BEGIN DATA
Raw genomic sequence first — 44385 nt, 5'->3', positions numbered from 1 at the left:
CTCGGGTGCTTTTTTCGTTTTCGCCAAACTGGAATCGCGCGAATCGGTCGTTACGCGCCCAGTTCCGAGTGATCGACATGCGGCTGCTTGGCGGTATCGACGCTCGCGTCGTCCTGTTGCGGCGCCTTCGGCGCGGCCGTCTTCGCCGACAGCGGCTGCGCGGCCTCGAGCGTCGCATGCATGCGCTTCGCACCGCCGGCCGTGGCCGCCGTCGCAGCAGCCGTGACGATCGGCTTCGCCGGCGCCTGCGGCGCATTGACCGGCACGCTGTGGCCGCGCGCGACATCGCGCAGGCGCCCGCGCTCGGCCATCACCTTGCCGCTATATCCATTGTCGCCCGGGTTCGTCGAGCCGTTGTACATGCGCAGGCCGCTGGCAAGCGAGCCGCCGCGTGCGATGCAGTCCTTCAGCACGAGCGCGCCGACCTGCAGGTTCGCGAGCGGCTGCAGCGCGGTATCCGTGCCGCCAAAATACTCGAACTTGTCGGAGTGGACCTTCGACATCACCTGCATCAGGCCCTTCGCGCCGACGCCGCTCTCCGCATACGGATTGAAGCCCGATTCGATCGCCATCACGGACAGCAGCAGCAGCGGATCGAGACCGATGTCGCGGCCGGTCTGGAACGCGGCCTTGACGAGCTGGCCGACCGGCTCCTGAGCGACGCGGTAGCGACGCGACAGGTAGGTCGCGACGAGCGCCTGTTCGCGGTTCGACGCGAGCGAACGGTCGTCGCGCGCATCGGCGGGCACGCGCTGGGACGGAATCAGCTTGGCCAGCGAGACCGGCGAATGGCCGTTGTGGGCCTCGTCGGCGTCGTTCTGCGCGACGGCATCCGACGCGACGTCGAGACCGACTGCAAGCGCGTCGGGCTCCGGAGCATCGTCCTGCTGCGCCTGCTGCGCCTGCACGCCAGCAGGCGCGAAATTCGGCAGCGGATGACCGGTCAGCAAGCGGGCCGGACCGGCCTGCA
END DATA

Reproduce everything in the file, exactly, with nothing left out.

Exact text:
Raw genomic sequence first — 44385 nt, 5'->3', positions numbered from 1 at the left:
CTCGGGTGCTTTTTTCGTTTTCGCCAAACTGGAATCGCGCGAATCGGTCGTTACGCGCCCAGTTCCGAGTGATCGACATGCGGCTGCTTGGCGGTATCGACGCTCGCGTCGTCCTGTTGCGGCGCCTTCGGCGCGGCCGTCTTCGCCGACAGCGGCTGCGCGGCCTCGAGCGTCGCATGCATGCGCTTCGCACCGCCGGCCGTGGCCGCCGTCGCAGCAGCCGTGACGATCGGCTTCGCCGGCGCCTGCGGCGCATTGACCGGCACGCTGTGGCCGCGCGCGACATCGCGCAGGCGCCCGCGCTCGGCCATCACCTTGCCGCTATATCCATTGTCGCCCGGGTTCGTCGAGCCGTTGTACATGCGCAGGCCGCTGGCAAGCGAGCCGCCGCGTGCGATGCAGTCCTTCAGCACGAGCGCGCCGACCTGCAGGTTCGCGAGCGGCTGCAGCGCGGTATCCGTGCCGCCAAAATACTCGAACTTGTCGGAGTGGACCTTCGACATCACCTGCATCAGGCCCTTCGCGCCGACGCCGCTCTCCGCATACGGATTGAAGCCCGATTCGATCGCCATCACGGACAGCAGCAGCAGCGGATCGAGACCGATGTCGCGGCCGGTCTGGAACGCGGCCTTGACGAGCTGGCCGACCGGCTCCTGAGCGACGCGGTAGCGACGCGACAGGTAGGTCGCGACGAGCGCCTGTTCGCGGTTCGACGCGAGCGAACGGTCGTCGCGCGCATCGGCGGGCACGCGCTGGGACGGAATCAGCTTGGCCAGCGAGACCGGCGAATGGCCGTTGTGGGCCTCGTCGGCGTCGTTCTGCGCGACGGCATCCGACGCGACGTCGAGACCGACTGCAAGCGCGTCGGGCTCCGGAGCATCGTCCTGCTGCGCCTGCTGCGCCTGCACGCCAGCAGGCGCGAAATTCGGCAGCGGATGACCGGTCAGCAAGCGGGCCGGACCGGCCTGCA